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Feedback: How to change your business culture in less than five minutes a day

Thu,Mar 02,2017 @ 10:08 AM

ws_workplaceCulture4.jpgPeople in my industry, including myself, talk an awful lot about “Feedback.” To a degree that makes it seem like it’s this huge, daunting thing. It has gotten to the point where we talk so much about feedback and emphasize the importance of feedback to such a level that we forget one important truth. Rather than being a huge deal, or something to be afraid of, remember that feedback is a conscious conversation that most often takes less than one minute.

You may be wondering how that can be – after all, we schedule one-on-one coaching sessions with our employees and we use feedback when we want to change something. There is a format to follow and we must constantly check in to see if the employee heard anything we had to say.

In many cases, you are correct. Some feedback takes time. Some feedback takes planning and preparation. These tend to be instances which are uncomfortable and involve some level of conflict – yet this type of feedback makes up a tiny portion of the time you spend giving feedback, and if it doesn’t then it’s beyond time to evaluate that.

How much time does it take to say:

  • Nice job on that proposal – we wowed the client with it.
  • Heard you on the phones just now – your objection handling was spot-on.
  • That work you did on the budget really impressed the management team, thanks!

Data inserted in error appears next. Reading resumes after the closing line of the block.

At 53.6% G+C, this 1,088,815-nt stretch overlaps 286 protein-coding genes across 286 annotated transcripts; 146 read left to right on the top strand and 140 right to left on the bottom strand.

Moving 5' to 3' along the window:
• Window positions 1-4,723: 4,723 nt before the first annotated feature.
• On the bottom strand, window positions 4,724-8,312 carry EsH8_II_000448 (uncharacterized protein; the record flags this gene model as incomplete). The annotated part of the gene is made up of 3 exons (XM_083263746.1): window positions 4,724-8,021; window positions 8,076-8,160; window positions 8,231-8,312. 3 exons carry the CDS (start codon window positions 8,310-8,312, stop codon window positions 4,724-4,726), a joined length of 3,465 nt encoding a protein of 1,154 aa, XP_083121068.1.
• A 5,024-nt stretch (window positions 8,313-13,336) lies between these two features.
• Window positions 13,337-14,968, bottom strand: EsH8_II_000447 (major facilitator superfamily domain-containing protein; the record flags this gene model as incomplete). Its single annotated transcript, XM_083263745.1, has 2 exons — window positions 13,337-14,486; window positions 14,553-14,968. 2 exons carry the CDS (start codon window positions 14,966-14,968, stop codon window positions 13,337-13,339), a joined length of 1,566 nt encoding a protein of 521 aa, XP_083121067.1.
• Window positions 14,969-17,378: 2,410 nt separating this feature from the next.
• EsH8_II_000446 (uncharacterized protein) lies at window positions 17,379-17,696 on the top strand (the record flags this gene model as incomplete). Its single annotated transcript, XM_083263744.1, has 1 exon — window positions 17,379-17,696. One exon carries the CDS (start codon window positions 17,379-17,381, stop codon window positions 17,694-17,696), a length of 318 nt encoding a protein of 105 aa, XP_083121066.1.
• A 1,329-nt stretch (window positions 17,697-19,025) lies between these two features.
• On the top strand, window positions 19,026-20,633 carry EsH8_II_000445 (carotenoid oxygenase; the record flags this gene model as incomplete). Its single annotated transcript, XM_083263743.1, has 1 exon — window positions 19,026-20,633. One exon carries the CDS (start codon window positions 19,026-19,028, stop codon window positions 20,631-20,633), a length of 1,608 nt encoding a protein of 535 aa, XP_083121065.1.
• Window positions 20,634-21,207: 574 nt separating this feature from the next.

• Thanks for all the hard work you put in this week.

Truthfully, if you stop and notice the positive moments and then consistently acknowledge them you make giving and receiving all types of feedback much easier. You open up the door for friendly conversations, and you reassure people that you notice them doing their job – and rather than taking it for granted, you appreciate the effort they put in.

Challenge yourself to rethink feedback. Instead of being an event, make feedback a part of your routine. Whenever you stretch your legs, give someone some quick, positive feedback. Go ahead and schedule it on your calendar so it pops up. You will be amazed at how catching your team members doing something right two or three times a day completely changes your environment and your relationships at work.

Tim Hagen

Written by Tim Hagen

Tim Hagen founded Progress Coaching, a Training Reinforcement Partner Company, in 1997. His entrepreneurial career began in college leading to positions in sales, sales management, and sales training for small and large corporations, and eventually ownership of several training companies. He possesses a unique combination of hands-on experience, academics, and innovative insight to solve the industry’s most common challenges. Tim holds a bachelor’s degree in Adult Education and Training from the University of Wisconsin, Milwaukee.

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